“The last of these, known as Longshan culture, seems in many ways directly ancestral to the culture of literate China. The fully developed phase of Longshan culture dates from the early part of the third millennium B.C. and endures until about 2000 B.C., the same time as the last Yangshao settlements are fading in the extreme west. Its development seems to coincide with climate changes that led to the gradual disappearance of the marshy barrier that isolated Shandong, and Longshan sites spill from the hills of Shandong into the Yellow River plain. /+/

Dr. Eno wrote: “Although the earliest Shandong ancestors of Longshan culture do not appear to have had elaborate burial practices and lavish graves, the later Shandong Neolithic cultures did, and they match the Yangshao culture in this respect. The most lavish of the Longshan graves, in fact, show a degree of wealth that suggests concentrations of power well in excess of those that may have lain behind the inequities of Yangshao society. [Source: Robert Eno, Indiana University indiana.edu /+/ ]

“The cultural distinction between the Longshan and Yangshao cultures finds expression in the sharply distinct pottery styles of the two. Whereas the Yangshao artistic imagination created intricate patterns on brightly colored pottery, Longshan potters, equally skilled, created finely shaped, thinner pieces, generally black in color without significant painted decoration. Longshan potters employed a potter’s wheel, and added decorations by such devices as incisions, appliques, and cut-outs.” /+/

Longshan Pottery

A distinctive feature of the Longshan culture was the high level of skill in pottery making, including the use of pottery wheels, producing thin-walled and polished black pottery. This pottery was widespread in North China, and also found in the Yangtze River valley and as far as the southeastern coast. [Source: Wikipedia]

According to the Princeton University Art Museum: “In the Shandong peninsula up until the fifth millennium B.C., ceramic techniques and decoration were similar to other areas. While nearby white wares continued to be produced, a unique potting tradition developed in Shandong by the early fourth millennium B.C. Feather–light wares emphasizing the beauty of the vessel shape were created with extremely thin bodies, and by the third millennium B.C., painted ceramic decoration had all but disappeared. [Source: Princeton University Art Museum, 2004 etcweb.princeton.edu == ]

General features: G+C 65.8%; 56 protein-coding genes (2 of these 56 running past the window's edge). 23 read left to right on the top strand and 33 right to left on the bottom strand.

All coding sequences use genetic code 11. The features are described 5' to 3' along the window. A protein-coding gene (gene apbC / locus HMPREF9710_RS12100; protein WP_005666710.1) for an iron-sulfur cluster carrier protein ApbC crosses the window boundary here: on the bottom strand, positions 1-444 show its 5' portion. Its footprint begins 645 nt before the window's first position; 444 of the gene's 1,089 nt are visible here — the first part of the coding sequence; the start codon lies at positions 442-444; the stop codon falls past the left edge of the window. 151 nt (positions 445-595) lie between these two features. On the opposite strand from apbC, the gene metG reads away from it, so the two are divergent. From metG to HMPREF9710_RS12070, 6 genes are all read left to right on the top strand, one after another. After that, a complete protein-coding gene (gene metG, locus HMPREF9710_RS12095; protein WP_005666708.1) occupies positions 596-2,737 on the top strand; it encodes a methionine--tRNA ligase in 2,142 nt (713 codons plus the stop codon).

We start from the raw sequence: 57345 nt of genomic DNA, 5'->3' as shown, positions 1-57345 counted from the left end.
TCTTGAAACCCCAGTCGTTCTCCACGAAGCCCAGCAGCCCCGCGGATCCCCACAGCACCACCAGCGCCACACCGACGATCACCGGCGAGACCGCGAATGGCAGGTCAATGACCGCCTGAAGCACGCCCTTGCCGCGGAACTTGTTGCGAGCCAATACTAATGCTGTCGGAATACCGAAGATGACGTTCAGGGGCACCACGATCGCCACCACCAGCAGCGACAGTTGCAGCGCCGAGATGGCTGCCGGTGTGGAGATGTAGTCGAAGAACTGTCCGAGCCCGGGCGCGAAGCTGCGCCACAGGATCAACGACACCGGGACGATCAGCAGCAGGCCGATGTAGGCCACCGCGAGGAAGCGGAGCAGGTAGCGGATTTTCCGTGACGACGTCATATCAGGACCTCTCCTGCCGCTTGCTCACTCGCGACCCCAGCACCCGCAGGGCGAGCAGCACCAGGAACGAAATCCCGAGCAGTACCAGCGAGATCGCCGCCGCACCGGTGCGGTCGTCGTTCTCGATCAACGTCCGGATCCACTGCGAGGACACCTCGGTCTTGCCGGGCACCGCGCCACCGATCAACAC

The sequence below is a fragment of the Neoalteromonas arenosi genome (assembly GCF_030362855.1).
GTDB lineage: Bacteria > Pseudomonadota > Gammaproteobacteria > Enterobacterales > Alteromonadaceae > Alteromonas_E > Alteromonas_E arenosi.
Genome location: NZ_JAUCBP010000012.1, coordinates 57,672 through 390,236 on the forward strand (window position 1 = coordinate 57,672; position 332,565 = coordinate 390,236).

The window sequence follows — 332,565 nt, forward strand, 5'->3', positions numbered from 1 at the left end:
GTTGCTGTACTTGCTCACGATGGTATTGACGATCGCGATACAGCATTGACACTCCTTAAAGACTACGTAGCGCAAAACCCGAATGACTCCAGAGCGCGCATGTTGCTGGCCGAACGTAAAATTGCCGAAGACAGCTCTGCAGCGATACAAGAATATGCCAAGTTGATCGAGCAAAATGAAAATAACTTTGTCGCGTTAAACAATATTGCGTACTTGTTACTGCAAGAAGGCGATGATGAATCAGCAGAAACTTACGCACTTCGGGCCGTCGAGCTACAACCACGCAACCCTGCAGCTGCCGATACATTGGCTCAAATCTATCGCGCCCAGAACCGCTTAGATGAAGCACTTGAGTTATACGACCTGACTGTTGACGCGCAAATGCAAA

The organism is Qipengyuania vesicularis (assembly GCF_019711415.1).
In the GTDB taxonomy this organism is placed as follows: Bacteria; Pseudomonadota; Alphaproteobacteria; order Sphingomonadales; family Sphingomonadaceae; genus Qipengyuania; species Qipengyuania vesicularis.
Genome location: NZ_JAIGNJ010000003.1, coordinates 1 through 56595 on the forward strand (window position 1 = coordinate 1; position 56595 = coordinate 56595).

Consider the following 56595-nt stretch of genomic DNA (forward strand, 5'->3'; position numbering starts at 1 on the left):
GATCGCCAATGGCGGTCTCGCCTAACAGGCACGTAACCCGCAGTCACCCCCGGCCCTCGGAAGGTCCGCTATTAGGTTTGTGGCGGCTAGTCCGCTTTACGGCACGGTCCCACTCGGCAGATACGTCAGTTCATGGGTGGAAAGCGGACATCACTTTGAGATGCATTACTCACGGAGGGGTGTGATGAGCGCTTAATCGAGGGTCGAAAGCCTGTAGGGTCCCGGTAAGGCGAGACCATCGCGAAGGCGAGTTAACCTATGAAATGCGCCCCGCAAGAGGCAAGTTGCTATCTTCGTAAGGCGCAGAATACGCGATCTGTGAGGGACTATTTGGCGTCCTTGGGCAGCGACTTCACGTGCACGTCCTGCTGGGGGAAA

“Fast-speed potters' wheels appear to have been first used by Shandong potters. They allowed vessels of eggshell thinness to be produced that may be some the finest earthenware pottery ever made. The overall impression of lightness was sometimes further enhanced with pierced openwork designs. Unattainable with the use of an oxidation firing process, the thinness of the earthenware body was strengthened through the use of a reduced–oxygen firing and carbonization process that produced a completely black surface that was sometimes burnished. Delicate thin blackware stemcups, jars, and vases were found at Shandong Longshan sites but did not seem to have been produced by the Longshan cultures located in the Middle Yellow River region.” ==

Until the 1950s, black pottery was considered the principal diagnostic, and all of these sites were assigned to the Longshan culture. In the first edition of his influential survey The Archaeology of Ancient China, published in 1963, Kwang-chih Chang described the whole area as a "Longshanoid horizon", suggesting a fairly uniform culture attributed to expansion from a core area in the Central Plain. More recent discoveries have uncovered much more regional diversity than previously thought.

Books: Regina Krahl, Dawn of the Yellow Earth: Ancient Chinese Ceramics from the Meiyintang Collection (New York: China Institute Gallery, 2000); Suzanne G. Valenstein, A Handbook of Chinese Ceramics, revised ed. (New York, 1975), pp. 1–19.

Longshan Black Pottery

Using the carbonization technique in the process of firing makes Black pottery. It was first found in Longshan culture, and black pottery is the most important characteristic of Longshan culture. Longshan culture appeared in B.C.2310-B.C.1810, which can be classified into Henan Longshan culture, Shan'xi Longshan culture and Shandong Longshan culture. The three all are called Longshan times. The potteries in Longshan times are gray, red and black pottery, among which black pottery is the most famous. [Source: Computer Network Information Center of Chinese Academy of Sciences kepu.net.cn \^/ ]

Longshan black pottery can be classified into three kinds: fine soil, argillaceous and sand inclusion, among which the making of fine soil black pottery with 0.5mm-1mm in thickness of its wall is most skillful. Its surface is jet black and shining, thus it is called egg shelling black pottery. The ornamentation usually is simple. Polished and bright luster is the main decorative content, which combines organically with black color. The graceful, beautiful and charming style of black pottery is formed.\^/